New security challenge in J&K is ‘faceless militancy’: DGP
With August 6 marking three years since the revocation of special status to J&K, Singh told The Indian Express that the new modus operandi of militants’ handlers is “they immediately ask them (recruits) to commit an act of terror violence — throw a grenade, fire at somebody or kill someone”.
Highlighting a “strategic shift” in Jammu and Kashmir, J&K Police DGP Dilbag Singh said that a “faceless militancy”, in which militants have no past record, is now the biggest security challenge in the Valley.
With Jammu and Kashmir’s special status ending three years on August 6, Singh told The Indian Express that the new modus operandi of terrorist handlers is to “immediately ask them (recruits) to commit terrorist violence.” To say – throw a grenade, shoot at someone or kill someone”.
“Once they become involved, it becomes a way of preventing their return to society,” he said.
Singh attributed this change to senior militant leadership being neutralized and unavailable to plan, identify targets and carry out attacks. Singh, who has been the DGP of Jammu and Kashmir Police since October 2018, said terrorist organizations have “started to revive old connections”.
The top police officer also underlined that in most of the recent killings in Jammu and Kashmir, particularly through targeted attacks on the migrant population and police personnel, the suspect has no past history – and is mostly “only a social media type”. Is a follower of, is seeing something being promoted on the internet inspired by these things.”
He said the challenge in such cases was that “you can’t check their identity against any database”.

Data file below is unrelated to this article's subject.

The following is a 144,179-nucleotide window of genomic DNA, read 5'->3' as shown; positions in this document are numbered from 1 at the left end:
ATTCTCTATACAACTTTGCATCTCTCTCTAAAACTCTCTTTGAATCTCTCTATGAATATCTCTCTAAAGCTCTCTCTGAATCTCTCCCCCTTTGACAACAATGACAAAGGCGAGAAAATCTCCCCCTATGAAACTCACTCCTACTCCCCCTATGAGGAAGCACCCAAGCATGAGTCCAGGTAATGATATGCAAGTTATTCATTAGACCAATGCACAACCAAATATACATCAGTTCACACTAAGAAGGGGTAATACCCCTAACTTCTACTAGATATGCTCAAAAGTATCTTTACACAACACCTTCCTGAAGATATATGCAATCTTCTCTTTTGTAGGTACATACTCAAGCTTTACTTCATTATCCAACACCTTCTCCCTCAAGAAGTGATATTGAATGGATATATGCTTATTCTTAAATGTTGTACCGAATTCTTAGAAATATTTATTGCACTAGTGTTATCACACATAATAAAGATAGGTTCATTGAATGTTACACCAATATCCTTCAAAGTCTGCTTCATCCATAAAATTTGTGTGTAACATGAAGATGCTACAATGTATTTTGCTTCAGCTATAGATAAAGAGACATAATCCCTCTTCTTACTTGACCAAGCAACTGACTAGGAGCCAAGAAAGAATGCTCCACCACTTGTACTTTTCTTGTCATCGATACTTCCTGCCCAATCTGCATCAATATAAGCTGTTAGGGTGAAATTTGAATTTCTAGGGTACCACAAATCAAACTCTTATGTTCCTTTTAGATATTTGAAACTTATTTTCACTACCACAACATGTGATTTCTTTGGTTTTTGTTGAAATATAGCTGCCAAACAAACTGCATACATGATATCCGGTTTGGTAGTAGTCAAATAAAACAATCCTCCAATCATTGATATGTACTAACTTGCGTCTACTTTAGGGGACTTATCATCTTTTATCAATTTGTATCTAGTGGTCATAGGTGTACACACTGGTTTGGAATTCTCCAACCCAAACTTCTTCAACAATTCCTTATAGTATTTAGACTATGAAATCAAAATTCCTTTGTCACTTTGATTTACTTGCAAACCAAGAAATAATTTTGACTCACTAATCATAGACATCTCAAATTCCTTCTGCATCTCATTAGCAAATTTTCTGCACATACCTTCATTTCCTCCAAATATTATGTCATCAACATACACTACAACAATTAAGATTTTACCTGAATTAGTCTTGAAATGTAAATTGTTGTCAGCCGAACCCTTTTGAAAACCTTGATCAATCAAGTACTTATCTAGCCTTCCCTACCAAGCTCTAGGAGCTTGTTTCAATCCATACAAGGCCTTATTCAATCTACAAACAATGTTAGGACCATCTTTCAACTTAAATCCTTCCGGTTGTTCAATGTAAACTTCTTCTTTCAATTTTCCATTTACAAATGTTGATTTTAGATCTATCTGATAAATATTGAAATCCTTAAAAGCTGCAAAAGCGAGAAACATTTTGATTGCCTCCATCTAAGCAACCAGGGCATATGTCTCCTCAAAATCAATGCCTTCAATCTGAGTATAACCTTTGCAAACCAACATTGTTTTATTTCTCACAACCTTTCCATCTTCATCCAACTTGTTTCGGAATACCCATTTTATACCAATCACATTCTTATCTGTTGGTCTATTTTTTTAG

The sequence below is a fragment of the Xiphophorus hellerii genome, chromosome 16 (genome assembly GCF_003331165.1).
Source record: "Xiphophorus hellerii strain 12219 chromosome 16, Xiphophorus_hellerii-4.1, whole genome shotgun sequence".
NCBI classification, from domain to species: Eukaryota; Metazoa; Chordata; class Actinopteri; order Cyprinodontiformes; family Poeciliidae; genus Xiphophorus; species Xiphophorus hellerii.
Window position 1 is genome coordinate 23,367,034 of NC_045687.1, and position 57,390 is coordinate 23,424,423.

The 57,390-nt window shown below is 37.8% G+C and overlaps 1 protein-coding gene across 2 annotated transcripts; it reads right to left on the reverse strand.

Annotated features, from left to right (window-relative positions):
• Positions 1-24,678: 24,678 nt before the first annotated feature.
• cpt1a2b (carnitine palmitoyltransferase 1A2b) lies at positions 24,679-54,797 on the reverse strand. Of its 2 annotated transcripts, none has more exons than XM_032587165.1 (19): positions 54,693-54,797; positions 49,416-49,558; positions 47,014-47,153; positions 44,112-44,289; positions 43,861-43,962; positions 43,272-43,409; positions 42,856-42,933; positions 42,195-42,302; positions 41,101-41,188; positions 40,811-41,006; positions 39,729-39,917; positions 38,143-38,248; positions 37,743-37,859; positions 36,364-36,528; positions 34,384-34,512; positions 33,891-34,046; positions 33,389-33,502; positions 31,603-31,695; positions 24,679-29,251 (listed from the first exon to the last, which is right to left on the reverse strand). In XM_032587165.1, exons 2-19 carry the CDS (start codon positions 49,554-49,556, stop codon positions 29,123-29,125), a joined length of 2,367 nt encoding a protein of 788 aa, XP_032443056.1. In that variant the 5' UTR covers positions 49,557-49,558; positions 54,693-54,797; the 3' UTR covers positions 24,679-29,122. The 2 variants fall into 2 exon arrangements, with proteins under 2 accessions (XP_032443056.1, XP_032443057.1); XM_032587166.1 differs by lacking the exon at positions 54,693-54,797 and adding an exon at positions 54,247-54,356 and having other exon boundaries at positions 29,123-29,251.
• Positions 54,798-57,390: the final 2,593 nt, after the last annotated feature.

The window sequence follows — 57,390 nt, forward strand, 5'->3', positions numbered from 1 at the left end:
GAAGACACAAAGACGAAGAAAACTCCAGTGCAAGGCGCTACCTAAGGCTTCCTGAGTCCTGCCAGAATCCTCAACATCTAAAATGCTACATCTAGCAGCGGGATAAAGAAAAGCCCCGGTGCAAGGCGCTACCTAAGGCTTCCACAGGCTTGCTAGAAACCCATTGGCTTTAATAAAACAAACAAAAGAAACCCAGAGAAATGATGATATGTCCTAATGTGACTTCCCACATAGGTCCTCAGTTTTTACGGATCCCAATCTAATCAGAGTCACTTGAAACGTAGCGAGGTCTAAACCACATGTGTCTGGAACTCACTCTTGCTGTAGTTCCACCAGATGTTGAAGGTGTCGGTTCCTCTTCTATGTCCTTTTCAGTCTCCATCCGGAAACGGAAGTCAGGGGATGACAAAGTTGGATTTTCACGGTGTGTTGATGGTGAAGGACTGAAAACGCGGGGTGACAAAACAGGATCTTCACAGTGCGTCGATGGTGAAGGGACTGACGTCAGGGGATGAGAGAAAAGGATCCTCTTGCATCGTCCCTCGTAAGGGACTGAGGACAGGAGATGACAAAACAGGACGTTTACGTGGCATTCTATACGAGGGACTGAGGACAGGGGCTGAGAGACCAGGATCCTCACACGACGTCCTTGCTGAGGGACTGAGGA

According to police records, this year at least 80 people were identified as fresh recruits, of whom 60 per cent have been dropped.
“What have they achieved in the process? Other than their own death and the grief it has brought to their families. Therefore, this is the only concern…Social institutions, families, religious and political leaders- it is their responsibility to Advice the youth not to get influenced by such conspiracies or propaganda by Pakistani media,” Singh said.
Since January 2019, at least 690 terrorists have been killed in Jammu and Kashmir. During the same period, records show, 149 security personnel and 57 J&K Police personnel lost their lives. At present, the police register a list of at least 129 active terrorists in the area.
The DGP also expressed concern over the young age of the militant recruits. “Recruitment is being seen among school dropouts….sometimes in their teens. It has shifted to a younger demographic. Earlier they were 25 or 27 or 30. Now it is even 16 or 17. It is unfortunate,” he said.
Singh also said that the decision not to return the bodies of terrorists killed in the encounters to their families, so as to prevent large funerals, has been “effective” in stopping the recruitment. He said that “social media alone is a big factor” in the current era of militancy in the Valley.
“Earlier a young terrorist used to become a respected figure in his field. People will follow him and try to emulate him. Today there is hardly any leader of that kind or vintage,” Singh said, adding that at least 29 terrorist commanders of various terror outfits were killed in the Valley this year.